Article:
The New Title Tuesday choice is one of Carl Hiaasen’s Razor Girl, the latest in a long list of cray-cray yarns composed from a palette culled from wacky real-life events oddly common in Florida. And Hiaasen would know having lived there since his birth.
Michael Schaub for NPR says in his review: “His latest book, Razor Girl, is at turns gleefully obscene, shockingly violent and riotously funny. In other words, it’s Carl Hiaasen doing what he does best…. Razor Girl is vintage Hiaasen, in the very best way: darkly funny, unapologetically crazy, and more Florida than a flamingo eating a Cuban sandwich while singing a Jimmy Buffett song.”
Summary: When Lane Coolman’s car is bashed from behind on the road to the Florida Keys, what appears to be an ordinary accident is anything but (this is Hiaasen!). Behind the wheel of the other car is Merry Mansfield–the eponymous Razor Girl–and the crash scam is only the beginning of events that spiral crazily out of control while unleashing some of the wildest characters Hiaasen has ever set loose on the page.
There’s Trebeaux, the owner of Sedimental Journeys–a company that steals sand from one beach to restore erosion on another . . . Dominick “Big Noogie” Aeola, a NYC mafia capo with a taste for tropic-wear . . . Buck Nance, a Wisconsin accordionist who has rebranded himself as the star of a redneck reality show called Bayou Brethren . . . a street psycho known as Blister who’s more Buck Nance than Buck could ever be . . . Brock Richardson, a Miami product-liability lawyer who’s getting dangerously–and deformingly–hooked on the very E.D. product he’s litigating against . . . and Andrew Yancy–formerly Detective Yancy, busted down to the Key West roach patrol after accosting his then-lover’s husband with a Dust Buster.
Yancy believes that if he can single-handedly solve a high-profile murder, he’ll get his detective badge back. That the Razor Girl may be the key to Yancy’s future will be as surprising as anything else he encounters along the way–including the giant Gambian rats that are livening up his restaurant inspections. (Hiaasen’s Website)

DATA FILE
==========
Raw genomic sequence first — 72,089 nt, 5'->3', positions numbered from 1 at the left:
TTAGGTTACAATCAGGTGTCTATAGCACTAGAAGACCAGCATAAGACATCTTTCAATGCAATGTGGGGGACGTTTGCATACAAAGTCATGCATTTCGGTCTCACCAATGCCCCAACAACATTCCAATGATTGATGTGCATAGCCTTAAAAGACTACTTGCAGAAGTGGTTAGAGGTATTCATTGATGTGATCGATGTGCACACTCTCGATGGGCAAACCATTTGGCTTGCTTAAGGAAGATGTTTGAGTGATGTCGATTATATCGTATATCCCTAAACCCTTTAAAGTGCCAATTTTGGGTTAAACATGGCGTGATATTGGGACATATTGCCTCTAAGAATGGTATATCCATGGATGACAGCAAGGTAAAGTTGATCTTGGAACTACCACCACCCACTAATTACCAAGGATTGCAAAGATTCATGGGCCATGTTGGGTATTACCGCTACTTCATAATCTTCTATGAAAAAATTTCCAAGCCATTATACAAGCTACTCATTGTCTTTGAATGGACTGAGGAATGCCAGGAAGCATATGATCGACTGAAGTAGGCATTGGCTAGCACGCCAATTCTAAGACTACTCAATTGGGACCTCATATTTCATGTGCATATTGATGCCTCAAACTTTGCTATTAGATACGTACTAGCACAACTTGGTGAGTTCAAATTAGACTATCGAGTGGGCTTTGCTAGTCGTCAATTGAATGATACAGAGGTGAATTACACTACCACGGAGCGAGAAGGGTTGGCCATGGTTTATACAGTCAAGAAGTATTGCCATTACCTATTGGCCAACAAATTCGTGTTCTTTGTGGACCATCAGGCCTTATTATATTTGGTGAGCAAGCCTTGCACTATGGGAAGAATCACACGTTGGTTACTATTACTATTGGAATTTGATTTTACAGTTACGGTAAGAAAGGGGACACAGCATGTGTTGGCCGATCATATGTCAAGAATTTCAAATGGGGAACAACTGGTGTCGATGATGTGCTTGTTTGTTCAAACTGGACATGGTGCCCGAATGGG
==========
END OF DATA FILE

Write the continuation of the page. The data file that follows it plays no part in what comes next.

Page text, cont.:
Hiaasen’s career as a columnist for the Miami Herald no doubt gives him a front-row seat to the calamities some Floridians find themselves. But this career in journalism surely informs the way he writes the fast-paced hilarious dialogue between his wide variety of characters.
Not to mention that Hiaasen has authored a host of novels for both adults and children including Bad Monkey which introduced former detective now restaurant inspector, Andrew Yancy.
The plots of Hiaasen’s novels are exceedingly difficult to describe. His stories are as intricate as they are fast-paced, and the sheer number of characters he includes in each book makes summarizing them next to impossible, unless you want to sound like a stoner describing The Big Lebowski to a friend who’s never seen it.
So let’s just say that when all is said and done, the reader has been introduced to countless crooks and lowlifes, an elderly man who dies of a heart attack while trying to scrape an Obama bumper sticker off his neighbor’s car, a thief with an ill-tempered pet mongoose, a drug that causes “random tissue deformities and life-threatening erections,” and more Gambian pouched rats than you’ve probably ever read about. (Yes, they are real, and they are terrifying.) –Straub
In full disclosure, you should request Razor Girl and expect to wait since it’s best-seller status makes it in high demand.
While waiting, check out Bad Monkey (2013) that introduced former detective Andrew Yancy.
Happy Reading, Susan C.
Other books for adults by Hiaasen:
Star Island Nature Girl Basket Case
For young readers:
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